That date in 1973 is when the Irish revolution finally happened for the women of this country. We had been to the 1916 party - worn the uniforms, fired the guns, sat in the jails, nursed the sick, waked the dead; the party ended and so, essentially, did we, did any possibility of playing a full and equal role in the subsequent development of this state. Constance Markievicz became a minister in 1919. In 1979, 60 years later, a second woman was appointed to Cabinet.

It took the international world, it took foreigners and strangers, it took outsiders, to bring us back into the light, back into the dancing of the public sphere.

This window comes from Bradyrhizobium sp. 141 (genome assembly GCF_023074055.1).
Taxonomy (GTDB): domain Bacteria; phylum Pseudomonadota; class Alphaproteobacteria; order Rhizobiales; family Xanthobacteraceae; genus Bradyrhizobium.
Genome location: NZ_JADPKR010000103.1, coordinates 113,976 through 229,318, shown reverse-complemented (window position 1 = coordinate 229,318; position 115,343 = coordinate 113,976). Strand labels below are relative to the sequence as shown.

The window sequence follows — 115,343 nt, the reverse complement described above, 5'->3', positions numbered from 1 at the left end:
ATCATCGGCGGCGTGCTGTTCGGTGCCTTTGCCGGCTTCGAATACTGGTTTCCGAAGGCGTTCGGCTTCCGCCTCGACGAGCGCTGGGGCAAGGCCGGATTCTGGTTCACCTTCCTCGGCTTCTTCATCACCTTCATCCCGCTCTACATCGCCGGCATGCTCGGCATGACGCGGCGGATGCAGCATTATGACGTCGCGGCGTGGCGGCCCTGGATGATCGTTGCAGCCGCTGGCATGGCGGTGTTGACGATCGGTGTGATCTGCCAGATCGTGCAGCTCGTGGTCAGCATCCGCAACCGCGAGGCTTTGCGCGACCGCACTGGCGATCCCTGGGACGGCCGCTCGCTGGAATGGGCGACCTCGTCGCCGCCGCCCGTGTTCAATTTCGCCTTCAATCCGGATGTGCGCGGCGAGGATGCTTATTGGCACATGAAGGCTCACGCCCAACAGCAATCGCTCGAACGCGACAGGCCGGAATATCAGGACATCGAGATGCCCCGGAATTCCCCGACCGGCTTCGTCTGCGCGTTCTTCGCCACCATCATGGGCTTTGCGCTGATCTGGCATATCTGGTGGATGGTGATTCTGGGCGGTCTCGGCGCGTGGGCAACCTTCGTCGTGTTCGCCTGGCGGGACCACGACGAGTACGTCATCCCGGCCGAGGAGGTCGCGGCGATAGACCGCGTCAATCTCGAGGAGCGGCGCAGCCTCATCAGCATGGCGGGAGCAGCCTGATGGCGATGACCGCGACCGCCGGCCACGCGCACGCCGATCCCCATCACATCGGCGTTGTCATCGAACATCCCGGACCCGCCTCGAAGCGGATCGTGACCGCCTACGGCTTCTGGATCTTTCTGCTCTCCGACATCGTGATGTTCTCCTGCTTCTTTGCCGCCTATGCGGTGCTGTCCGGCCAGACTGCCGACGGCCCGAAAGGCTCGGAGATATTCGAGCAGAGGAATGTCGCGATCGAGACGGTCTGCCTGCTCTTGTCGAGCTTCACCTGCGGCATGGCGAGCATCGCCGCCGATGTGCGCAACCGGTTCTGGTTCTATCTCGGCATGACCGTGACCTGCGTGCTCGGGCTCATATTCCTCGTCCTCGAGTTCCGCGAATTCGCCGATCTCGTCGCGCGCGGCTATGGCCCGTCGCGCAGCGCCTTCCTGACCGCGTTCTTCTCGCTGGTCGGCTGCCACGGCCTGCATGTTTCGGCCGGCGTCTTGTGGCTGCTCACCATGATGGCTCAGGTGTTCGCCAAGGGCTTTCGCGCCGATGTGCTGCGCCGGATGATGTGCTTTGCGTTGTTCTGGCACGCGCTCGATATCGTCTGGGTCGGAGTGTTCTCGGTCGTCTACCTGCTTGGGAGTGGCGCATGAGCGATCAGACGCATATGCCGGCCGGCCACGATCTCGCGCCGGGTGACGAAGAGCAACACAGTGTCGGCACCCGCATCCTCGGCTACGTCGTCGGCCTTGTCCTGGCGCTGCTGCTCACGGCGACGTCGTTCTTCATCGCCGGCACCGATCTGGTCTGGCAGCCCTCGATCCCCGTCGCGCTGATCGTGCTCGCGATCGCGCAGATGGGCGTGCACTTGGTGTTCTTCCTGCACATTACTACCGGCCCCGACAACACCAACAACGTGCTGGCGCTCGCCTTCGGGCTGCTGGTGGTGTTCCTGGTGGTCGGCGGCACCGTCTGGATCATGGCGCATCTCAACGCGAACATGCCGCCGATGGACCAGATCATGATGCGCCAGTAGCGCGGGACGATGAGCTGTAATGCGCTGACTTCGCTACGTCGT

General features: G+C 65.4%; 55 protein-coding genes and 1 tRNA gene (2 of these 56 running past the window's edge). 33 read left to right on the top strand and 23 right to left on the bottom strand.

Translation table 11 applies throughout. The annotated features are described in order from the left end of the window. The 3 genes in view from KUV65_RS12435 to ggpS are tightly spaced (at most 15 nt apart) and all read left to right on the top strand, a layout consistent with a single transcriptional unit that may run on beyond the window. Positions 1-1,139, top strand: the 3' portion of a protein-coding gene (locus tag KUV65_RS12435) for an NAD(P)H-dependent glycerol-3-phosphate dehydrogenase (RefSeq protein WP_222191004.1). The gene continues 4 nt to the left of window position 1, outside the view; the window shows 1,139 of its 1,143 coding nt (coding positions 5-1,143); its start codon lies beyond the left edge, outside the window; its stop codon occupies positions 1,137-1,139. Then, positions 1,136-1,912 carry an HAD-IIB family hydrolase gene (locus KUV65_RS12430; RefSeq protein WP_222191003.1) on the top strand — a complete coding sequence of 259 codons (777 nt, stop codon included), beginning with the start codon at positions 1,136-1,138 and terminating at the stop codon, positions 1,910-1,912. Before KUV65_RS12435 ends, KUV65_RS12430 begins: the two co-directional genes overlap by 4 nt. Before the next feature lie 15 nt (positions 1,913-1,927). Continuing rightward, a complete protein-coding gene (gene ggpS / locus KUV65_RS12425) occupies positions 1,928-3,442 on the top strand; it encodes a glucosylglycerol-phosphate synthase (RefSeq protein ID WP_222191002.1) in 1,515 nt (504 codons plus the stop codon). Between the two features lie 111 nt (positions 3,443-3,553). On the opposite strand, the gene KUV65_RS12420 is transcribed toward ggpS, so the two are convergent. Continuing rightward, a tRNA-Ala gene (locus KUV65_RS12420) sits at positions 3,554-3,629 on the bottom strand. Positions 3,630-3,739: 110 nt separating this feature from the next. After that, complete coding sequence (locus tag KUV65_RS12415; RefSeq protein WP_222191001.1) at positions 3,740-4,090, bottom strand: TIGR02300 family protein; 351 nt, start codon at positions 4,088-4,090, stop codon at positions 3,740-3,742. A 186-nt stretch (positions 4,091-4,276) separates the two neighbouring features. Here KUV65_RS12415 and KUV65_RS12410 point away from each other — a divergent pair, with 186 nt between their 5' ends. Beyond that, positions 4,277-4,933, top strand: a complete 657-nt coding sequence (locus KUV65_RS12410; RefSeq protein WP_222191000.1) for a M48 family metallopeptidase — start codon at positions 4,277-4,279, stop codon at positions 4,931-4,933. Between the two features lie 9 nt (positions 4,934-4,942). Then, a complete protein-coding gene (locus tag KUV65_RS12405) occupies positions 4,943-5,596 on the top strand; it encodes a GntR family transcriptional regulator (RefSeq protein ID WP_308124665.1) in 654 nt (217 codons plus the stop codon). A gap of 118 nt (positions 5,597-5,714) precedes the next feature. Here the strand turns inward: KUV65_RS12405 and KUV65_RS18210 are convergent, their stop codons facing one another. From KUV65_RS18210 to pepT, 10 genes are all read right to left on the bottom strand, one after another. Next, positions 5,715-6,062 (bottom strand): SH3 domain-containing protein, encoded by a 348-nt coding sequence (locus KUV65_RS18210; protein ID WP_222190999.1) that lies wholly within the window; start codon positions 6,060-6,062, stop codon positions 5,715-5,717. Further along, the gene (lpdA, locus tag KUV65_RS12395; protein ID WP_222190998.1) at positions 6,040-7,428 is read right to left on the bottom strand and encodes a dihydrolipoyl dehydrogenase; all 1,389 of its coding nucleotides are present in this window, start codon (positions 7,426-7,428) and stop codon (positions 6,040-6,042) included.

As a student teacher at Trinity in the late 1970s, I wrote my HDip thesis on Pearse and St Enda's, inspired by his writings on the Murder Machine, incredulous that his outline and practice of the mode and matter of a child's education was so at odds with what had been served up in the decades since his death, even if the imposed English system was what Pearse had been decrying.

As many have pointed out, we cannot know what might have been had Pearse and others not died, neither can we know how they would have viewed our progress since 1916. All we can know is what actually happened and not what we imagine might have happened. All we can know is what those who dodged the bullet and those who came after them, actually did do.